IC: I heard that in your years when you were coming up and learning, you played through [John Petrucci’s instructional video/book] Rock Discipline every day straight for a year. Is that true?
FA: Oh, yeah. That was part of my routine every day. It was probably even more than a year. It’s been a few years, but I think I still remember… I could practice the whole thing even without the book. I remember every example and everything. For that specific aspect of guitar playing, it’s probably the best book that I’ve ever seen.
IC: One thing I really like about your playing is the phrasing and the more angular motion that you often have [in your lines]. And then you often stretch things out harmonically, also. For a player who’s comfortable with pentatonic scales, minor scales, and some of the more common patterns in metal playing – what advice can you give them to start expanding their playing and taking it to those different places?
FA: One thing that kind of changed the way I was playing, especially when I started getting more into a classical composition, was seeing how a lot of the composers (like the modern composers), pretty much create their own scales. That made a lot of sense.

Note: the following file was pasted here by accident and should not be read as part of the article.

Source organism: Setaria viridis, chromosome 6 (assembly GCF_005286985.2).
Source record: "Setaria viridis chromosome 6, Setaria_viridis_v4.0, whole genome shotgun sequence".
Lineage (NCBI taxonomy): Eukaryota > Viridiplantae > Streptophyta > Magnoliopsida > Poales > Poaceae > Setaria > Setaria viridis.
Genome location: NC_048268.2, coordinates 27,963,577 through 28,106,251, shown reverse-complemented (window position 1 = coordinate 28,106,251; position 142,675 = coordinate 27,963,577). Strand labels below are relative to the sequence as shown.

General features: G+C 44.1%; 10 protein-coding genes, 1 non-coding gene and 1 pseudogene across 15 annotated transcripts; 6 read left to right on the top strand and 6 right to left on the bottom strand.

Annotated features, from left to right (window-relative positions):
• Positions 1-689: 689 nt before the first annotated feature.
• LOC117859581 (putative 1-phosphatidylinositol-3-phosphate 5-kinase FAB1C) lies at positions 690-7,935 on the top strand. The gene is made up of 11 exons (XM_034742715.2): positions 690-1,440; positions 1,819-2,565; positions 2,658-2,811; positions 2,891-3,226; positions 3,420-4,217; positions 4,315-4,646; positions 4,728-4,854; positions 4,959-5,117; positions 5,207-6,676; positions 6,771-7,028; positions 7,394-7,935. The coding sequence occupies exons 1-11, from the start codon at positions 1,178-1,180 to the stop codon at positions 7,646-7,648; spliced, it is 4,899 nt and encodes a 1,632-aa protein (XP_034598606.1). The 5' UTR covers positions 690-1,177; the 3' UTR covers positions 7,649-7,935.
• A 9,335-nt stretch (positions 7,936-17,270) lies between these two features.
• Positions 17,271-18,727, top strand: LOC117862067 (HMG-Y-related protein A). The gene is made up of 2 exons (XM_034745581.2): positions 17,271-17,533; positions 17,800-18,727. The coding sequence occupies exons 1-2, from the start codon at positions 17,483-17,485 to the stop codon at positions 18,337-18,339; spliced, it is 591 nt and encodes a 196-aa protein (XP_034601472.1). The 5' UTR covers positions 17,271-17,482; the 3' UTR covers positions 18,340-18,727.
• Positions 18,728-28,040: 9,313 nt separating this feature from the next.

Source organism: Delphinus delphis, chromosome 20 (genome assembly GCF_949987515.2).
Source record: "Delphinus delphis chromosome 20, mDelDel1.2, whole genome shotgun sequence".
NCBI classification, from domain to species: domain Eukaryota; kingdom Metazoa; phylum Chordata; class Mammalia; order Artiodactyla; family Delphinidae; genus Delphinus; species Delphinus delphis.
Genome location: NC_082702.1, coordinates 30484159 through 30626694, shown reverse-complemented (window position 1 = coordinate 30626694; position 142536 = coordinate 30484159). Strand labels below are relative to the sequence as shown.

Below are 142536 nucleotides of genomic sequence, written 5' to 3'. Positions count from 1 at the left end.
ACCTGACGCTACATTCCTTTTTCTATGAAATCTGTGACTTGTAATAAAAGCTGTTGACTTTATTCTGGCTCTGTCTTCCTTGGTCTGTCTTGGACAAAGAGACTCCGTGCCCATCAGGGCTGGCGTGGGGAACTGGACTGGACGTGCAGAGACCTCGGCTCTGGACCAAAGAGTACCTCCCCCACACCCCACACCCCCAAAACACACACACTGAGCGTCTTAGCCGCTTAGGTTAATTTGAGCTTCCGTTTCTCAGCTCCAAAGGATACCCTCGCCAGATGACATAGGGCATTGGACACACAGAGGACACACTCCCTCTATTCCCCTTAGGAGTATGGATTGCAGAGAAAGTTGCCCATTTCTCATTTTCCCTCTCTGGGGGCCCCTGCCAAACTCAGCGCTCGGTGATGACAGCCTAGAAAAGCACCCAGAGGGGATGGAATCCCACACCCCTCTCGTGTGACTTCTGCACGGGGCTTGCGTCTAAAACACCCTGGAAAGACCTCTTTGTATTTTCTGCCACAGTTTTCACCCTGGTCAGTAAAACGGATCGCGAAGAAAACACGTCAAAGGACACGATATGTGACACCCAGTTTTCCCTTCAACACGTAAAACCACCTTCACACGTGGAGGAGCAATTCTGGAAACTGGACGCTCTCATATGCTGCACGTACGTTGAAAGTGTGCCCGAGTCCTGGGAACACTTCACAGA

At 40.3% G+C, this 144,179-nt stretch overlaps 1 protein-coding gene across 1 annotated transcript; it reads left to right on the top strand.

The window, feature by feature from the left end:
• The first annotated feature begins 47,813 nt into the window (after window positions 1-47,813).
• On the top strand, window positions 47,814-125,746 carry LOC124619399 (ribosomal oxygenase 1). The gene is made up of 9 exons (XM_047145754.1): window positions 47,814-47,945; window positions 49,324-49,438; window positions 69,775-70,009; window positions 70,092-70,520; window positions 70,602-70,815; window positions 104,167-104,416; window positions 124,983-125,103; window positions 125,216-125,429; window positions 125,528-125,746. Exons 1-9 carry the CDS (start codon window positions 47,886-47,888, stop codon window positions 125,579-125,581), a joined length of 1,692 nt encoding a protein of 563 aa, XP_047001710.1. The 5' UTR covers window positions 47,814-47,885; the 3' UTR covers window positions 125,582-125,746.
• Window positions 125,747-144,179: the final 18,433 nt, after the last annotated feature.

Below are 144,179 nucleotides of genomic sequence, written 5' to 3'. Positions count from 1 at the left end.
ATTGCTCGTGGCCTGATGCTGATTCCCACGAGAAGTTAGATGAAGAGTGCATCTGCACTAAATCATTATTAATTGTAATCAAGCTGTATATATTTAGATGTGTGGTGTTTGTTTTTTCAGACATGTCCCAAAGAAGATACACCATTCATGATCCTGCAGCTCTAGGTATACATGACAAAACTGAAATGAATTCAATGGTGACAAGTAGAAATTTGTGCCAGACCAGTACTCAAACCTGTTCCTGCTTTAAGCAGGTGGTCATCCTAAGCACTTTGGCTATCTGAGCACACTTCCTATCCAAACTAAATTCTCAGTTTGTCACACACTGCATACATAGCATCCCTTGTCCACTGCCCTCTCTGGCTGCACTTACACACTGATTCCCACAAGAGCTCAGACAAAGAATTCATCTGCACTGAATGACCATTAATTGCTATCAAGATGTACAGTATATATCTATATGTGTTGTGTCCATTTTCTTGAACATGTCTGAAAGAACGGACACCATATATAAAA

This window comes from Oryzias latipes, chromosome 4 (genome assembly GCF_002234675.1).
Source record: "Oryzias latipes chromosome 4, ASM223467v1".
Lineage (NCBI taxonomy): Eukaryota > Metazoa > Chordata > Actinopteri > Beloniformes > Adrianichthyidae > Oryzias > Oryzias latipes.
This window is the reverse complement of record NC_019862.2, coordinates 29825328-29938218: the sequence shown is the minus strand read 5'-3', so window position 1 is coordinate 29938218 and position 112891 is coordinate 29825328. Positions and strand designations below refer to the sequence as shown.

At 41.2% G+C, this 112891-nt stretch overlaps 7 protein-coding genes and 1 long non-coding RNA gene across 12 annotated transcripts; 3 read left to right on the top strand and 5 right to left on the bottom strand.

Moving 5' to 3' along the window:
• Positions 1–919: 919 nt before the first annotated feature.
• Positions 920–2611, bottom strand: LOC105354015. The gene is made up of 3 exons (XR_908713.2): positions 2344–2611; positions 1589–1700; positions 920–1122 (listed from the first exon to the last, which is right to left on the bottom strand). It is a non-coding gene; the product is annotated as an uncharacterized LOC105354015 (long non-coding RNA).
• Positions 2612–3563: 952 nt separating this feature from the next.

|Click play above to watch part 2 of the video for this interview.
I don’t really have to play this scale that I’m supposed to play. I can just do whatever I want. Sometimes, inside that one line you can actually combine different sounds. Sometimes, I don’t really think about, ‘Is it right or not?’ Even now, if I were to analyze some of the stuff that I play, I would find, ‘This actually doesn’t really make total sense, but it sounds good and I’m going to do it.’
It’s the approach of: first learn as much as you can, and then do whatever you want with it. That’s what I try do with guitar playing. I feel you should never force yourself to play things that don’t sound good to you. Some people think, ‘I need to play weird scales, because they’re fancy and they’re cool to play.’ But if it’s not in your ears, you shouldn’t play them. You’re not going to be able to play them in the correct way. It’s a whole different thing when they actually are in your ears, and that’s what you’re putting on the guitar. That’s what I would suggest – that’s what I do.
IC: If you could look back at yourself as you were coming up, learning all these things, is there anything that you would have told a younger self to try differently, because you could have saved a lot of time?
FA: It’s hard to say. I’m really happy with what I have right now, so even if I made a bunch of mistakes, and I know I did, it still got me to this point. And I’m really happy in life, happy with what I’m doing in my career. Obviously, there are probably a few things I could have done better, in a smarter way, to make things happen faster I guess, but you live and learn.